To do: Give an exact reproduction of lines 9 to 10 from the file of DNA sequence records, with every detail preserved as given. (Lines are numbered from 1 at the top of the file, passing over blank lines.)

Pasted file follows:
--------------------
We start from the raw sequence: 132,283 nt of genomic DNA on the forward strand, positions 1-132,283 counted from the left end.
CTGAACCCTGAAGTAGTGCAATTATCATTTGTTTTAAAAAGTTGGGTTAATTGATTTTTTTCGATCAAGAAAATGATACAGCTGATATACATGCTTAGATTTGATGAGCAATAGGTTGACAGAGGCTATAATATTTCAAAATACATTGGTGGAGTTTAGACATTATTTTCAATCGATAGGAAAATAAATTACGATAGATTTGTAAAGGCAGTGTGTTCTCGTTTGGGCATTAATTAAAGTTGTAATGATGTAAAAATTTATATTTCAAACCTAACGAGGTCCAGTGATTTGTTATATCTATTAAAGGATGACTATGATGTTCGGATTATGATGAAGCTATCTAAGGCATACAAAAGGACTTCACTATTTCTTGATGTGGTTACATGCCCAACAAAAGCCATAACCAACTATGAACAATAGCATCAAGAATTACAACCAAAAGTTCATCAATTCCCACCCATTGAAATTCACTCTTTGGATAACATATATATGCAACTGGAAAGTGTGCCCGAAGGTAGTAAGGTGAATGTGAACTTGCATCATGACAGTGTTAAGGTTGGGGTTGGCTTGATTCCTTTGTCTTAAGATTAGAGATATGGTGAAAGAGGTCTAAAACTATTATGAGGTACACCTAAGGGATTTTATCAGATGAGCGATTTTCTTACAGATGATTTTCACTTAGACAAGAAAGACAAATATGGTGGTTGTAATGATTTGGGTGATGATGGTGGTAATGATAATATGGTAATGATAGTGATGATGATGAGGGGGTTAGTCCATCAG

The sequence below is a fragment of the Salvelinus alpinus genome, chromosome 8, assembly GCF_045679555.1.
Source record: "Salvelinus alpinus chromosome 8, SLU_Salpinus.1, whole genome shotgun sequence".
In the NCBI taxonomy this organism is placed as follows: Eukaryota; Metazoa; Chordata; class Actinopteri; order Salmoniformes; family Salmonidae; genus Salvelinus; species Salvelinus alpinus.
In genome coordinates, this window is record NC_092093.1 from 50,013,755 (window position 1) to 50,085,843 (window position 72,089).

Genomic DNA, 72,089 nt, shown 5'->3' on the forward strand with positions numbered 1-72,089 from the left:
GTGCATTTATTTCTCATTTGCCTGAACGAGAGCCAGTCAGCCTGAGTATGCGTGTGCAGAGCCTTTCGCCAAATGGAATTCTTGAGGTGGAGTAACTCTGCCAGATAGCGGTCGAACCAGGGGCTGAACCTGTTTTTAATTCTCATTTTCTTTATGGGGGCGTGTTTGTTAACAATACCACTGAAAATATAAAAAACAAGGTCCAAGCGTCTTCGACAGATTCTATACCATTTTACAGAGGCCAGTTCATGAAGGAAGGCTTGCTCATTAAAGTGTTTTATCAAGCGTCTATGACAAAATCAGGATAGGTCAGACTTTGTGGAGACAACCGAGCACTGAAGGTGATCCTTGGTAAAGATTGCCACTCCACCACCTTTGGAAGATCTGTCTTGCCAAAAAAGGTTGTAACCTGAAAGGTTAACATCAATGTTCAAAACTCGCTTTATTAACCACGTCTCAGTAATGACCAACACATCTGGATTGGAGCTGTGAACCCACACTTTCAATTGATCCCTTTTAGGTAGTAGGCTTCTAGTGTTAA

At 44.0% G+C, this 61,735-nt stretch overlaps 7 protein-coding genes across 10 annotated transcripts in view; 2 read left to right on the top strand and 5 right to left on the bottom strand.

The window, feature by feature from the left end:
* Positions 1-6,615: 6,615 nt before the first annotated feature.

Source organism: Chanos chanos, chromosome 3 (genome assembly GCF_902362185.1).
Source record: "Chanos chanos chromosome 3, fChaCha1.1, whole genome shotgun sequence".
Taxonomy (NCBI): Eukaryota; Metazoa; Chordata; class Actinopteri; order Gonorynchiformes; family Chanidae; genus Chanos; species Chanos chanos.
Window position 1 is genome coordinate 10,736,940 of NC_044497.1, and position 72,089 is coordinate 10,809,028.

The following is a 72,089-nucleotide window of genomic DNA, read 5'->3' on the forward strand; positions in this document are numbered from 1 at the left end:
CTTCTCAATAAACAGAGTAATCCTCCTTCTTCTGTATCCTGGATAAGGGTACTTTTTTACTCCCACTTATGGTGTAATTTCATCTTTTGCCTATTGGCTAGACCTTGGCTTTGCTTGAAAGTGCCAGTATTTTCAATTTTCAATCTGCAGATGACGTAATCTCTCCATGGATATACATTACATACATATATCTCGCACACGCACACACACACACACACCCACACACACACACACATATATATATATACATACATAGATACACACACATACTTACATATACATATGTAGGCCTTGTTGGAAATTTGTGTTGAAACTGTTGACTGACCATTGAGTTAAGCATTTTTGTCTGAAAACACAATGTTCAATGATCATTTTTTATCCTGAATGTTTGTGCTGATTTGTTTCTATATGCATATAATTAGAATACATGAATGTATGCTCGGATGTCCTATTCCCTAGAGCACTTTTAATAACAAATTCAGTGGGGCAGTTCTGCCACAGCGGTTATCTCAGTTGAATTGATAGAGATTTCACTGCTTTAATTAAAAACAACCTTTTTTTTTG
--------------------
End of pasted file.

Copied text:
At 44.0% G+C, this 61,735-nt stretch overlaps 7 protein-coding genes across 10 annotated transcripts in view; 2 read left to right on the top strand and 5 right to left on the bottom strand.

The window, feature by feature from the left end: